Anyway, Liz and I have been drinking our way through the city ever since, bar by bar, cheap beer by cheap beer.  And we are making some progress, though our lack of exorbitant wealth slows us down considerably.  One of our favorite places to get sloshed these days is Park Slope, the haven for hipsters/yuppies who’ve reached the age of spawning, hence the neighborhood’s alternate title, the Stroller Derby.  Yes, these parents are obnoxious, but at least they have cute dogs, and they spend money at the trendy restaurants, which ensures that they stay open.  Plus, the yuppies go to bed early, leaving the bars relatively uncrowded even on the weekends.  There are lots of nice bars in the neighborhood, but one that we seem to keep coming back to is Commonwealth. It’s a nice place to go have a nice glass of wine or a fancy cocktail, which is especially nice after a few too many nights out in Williamsburg leave you burnt out on PBR.  Plus, there’s a patio outside and a pleasant, chic vibe inside.  A board of “Brutally Honest Personal Ads” makes for good reading material and offers bar patrons a chance to express their longings for love, sex, or weird mindgames.  It isn’t clear whether anyone actually meets through the board, but it’s interesting enough as an artistic exercise.  Another pro is the jukebox, which is loaded with mix-CD’s featuring all the pretentious/sensitive music you’d expect, but with crowd-pleasing favorites liberally sprinkled throughout.  In fact, aside from the bathrooms, which are littered with smart-allecky graffiti, this bar stays away from most of the pretentious hipster shit that bars like to indulge in.  The bartenders are nice and approachable, and even the clientele is older and a little more interesting.  You’re likely to get into an unexpected conversation while you’re here, and that’s always a pleasant surprise.   Oh, I almost forgot.  There’s a patio, and it has an enormous umbrella shading it.  I mean, it’s simply huge.  Now that I don’t smoke, patios aren’t as awesome as they used to be, but they are always a sure bet for a nice summer evening.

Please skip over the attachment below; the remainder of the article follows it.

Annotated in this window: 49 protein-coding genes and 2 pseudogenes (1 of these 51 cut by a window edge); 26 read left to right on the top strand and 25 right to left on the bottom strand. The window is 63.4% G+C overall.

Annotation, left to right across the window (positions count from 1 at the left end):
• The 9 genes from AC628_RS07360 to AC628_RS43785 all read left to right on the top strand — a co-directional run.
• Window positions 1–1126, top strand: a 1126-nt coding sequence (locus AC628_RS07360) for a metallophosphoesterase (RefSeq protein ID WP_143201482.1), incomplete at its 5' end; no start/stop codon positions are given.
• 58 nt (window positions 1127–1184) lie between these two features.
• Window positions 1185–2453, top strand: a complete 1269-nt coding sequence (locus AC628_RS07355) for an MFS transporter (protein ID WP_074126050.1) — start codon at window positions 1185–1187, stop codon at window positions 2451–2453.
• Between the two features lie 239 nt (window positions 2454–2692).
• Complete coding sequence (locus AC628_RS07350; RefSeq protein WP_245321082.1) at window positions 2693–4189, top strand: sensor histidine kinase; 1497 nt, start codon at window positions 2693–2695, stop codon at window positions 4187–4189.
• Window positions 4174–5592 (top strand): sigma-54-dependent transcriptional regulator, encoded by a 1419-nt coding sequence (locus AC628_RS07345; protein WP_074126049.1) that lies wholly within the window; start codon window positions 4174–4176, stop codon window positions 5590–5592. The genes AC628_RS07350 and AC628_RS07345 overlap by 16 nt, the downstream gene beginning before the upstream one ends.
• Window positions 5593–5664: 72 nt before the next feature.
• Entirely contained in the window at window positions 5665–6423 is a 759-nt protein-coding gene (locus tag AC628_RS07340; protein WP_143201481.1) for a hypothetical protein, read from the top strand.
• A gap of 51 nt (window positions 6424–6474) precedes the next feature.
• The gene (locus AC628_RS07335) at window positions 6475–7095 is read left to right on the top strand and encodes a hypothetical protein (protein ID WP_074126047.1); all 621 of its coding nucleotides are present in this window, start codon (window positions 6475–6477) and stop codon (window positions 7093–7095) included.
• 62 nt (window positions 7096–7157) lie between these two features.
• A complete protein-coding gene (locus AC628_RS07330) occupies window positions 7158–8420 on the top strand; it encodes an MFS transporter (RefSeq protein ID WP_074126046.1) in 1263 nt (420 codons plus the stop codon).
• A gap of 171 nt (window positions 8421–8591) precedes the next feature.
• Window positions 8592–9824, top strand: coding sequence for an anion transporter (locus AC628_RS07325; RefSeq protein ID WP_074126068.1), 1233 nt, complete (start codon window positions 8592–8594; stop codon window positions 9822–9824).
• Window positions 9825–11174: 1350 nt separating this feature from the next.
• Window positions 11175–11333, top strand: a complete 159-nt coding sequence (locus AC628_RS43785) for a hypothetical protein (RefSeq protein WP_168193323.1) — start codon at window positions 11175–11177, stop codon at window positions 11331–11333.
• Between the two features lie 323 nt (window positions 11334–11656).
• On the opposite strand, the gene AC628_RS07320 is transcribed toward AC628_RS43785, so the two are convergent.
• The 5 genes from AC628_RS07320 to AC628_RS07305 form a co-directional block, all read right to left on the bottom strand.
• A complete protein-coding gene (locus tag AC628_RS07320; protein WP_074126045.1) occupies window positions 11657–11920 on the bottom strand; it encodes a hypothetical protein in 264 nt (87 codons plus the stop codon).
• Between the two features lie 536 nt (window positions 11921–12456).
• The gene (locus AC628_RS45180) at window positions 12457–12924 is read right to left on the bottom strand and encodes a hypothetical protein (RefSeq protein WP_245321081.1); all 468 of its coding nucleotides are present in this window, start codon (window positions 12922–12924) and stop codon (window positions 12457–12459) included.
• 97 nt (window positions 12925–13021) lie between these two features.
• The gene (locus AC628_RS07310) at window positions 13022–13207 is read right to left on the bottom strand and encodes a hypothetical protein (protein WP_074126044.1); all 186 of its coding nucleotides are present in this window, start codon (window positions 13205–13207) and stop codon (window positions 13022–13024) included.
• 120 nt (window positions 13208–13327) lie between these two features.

In conclusion, I predict we will be getting properly tight there quite a bit from now on, and I encourage you to do the same.  Cheers!

An Inconvenient Truth

As I sit at my computer on this fine April 20th (cough, cough), preparing to review Al Gore’s fine documentary/Power Point presentation (docupoint?) An Inconvenient Truth, it strikes me that most people have already either seen the film or they’ve been so inundated with hype they wouldn’t add it to their Netflix queue if you paid them. That’s why I’m not going to tell you why it’s your responsibility as a good Americal liberal to go out and rent it (you actually already agreed to go see it when you registered as a Democrat – it’s kind of like Jury Duty). Instead, I’ll simply point out the questions and concerns I was left with after watching the film, so that those of you who have already seen the film will have something to read too.

Laura’s Observations Regarding An Inconvenient Truth:

-Man, he’s really, really bitter about losing to George W. Bush! He uses the exact same level of solemnity when they show the aftermaths of September 11th and Hurricane Katrina as when he loses to GW. Appropriate? Biased?